After graduating college, she worked at the Harvard Observatory and taught in private schools in the Boston area. In 1912, an astronomical fellowship was created for women to work at Maria Mitchell Observatory; Harwood was the first recipient of the fellowship, receiving $1,000.[2][3] In 1916, at 30 years old, Harwood was named director of Mitchell Observatory, and worked there from 1916 until her retirement in 1957.[2] Her specialty, photometry, involved measuring variation in the light of stars and asteroids, particularly that of the small planet Eros. A member of the American Astronomical Society and Fellow of the Royal Astronomical Society, she traveled widely in Europe and the United States. She was the first woman to gain access to the Mount Wilson Observatory, the world’s largest observatory at the time.[4]

In 1917, she discovered the asteroid 886 Washingtonia four days before its formal recognition by George Peters.[5] At the time, “senior people around her advised her not to report it as a new discovery because it was inappropriate that a woman should be thrust into the limelight with such a claim”.[6][7] However, Harwood did send her photographs of her discovery to Peters for him to include in his study of the asteroid’s orbit.[6] In 1960, an asteroid discovered at Palomar, was named in her honor, 7040 Harwood.[6][3]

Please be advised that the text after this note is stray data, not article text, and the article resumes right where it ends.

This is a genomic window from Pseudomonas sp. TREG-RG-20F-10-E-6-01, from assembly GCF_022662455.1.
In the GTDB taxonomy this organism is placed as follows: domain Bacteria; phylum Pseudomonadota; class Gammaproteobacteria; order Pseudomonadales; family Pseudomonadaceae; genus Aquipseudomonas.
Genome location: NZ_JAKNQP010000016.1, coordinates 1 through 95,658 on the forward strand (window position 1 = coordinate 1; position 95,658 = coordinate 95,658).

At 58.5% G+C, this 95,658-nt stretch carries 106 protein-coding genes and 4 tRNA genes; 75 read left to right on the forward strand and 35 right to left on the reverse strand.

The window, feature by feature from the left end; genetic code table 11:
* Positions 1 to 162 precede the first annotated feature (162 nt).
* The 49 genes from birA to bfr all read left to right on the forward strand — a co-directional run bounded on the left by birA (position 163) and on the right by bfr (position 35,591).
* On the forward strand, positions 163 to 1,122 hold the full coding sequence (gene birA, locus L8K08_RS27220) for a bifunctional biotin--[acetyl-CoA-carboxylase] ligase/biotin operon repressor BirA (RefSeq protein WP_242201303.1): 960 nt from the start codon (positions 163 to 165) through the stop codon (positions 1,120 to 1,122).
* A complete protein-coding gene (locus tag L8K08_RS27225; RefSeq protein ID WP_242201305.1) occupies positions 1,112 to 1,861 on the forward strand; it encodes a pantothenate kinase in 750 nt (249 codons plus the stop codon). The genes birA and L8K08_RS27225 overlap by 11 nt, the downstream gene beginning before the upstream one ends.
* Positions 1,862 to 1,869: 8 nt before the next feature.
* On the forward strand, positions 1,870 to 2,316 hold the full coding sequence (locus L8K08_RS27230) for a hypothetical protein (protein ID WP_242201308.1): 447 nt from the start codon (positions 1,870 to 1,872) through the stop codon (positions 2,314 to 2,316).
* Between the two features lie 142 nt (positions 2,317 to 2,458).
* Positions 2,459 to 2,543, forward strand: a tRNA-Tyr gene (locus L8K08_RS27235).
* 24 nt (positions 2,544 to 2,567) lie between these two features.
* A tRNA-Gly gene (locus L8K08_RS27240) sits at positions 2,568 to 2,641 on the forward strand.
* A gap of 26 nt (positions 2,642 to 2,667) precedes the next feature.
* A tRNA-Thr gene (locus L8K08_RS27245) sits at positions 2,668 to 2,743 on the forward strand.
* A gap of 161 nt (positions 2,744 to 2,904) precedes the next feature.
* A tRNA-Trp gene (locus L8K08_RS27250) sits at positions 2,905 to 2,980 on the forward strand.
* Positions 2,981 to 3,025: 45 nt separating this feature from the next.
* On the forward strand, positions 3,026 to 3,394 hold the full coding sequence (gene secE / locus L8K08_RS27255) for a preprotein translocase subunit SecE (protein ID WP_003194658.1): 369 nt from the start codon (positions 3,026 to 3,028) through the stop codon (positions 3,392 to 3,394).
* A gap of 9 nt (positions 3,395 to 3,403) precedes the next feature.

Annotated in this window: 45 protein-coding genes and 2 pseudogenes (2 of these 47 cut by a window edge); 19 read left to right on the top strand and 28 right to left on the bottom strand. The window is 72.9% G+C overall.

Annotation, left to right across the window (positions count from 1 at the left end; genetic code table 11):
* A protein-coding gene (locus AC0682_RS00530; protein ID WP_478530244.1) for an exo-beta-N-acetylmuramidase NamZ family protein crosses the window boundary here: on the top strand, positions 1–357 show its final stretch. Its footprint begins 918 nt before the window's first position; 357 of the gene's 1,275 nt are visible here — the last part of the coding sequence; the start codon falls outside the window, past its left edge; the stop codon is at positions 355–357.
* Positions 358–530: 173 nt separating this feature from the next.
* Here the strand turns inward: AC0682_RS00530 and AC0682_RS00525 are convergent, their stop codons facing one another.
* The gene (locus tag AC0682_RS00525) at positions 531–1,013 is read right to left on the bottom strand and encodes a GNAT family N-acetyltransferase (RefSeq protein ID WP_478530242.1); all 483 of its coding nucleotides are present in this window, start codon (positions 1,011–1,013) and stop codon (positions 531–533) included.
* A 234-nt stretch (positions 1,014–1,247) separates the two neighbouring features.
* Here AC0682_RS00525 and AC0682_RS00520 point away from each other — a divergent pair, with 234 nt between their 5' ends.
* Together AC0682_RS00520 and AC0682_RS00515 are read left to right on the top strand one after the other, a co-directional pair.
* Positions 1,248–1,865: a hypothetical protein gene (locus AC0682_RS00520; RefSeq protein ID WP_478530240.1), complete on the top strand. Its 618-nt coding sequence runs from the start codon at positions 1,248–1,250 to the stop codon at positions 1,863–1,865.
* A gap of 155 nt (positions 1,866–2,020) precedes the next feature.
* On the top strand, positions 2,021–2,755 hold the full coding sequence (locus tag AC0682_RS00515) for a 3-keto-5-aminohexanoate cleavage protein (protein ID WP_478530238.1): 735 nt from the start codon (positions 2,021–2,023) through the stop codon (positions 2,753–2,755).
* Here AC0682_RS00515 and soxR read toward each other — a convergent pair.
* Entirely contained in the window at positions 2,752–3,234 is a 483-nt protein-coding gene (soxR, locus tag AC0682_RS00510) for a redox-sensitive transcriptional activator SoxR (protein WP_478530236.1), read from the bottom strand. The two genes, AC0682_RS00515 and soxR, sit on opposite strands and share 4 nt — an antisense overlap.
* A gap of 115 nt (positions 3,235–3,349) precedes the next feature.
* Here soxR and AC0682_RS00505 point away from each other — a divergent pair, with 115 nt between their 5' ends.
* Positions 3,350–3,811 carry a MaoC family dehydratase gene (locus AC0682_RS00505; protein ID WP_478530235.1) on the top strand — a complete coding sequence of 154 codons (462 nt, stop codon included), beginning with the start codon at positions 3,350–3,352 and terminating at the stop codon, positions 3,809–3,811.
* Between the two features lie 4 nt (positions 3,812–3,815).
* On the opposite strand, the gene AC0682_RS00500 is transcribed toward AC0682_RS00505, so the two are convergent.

Where’s Her Movie? Painter, Artemisia Gentileschi – 3 in a series

“Where’s HER Movie” posts will highlight interesting and accomplished women from a variety of professional backgrounds who deserve to have movies written about them as much as all the male scientists, authors, performers, and geniuses have had written about them across the over 100 years of film.  This is our attempt to help write these women back into mainstream history.  — Rosanne

Where's Her Movie? Painter, Artemisia Gentileschi - 3 in a series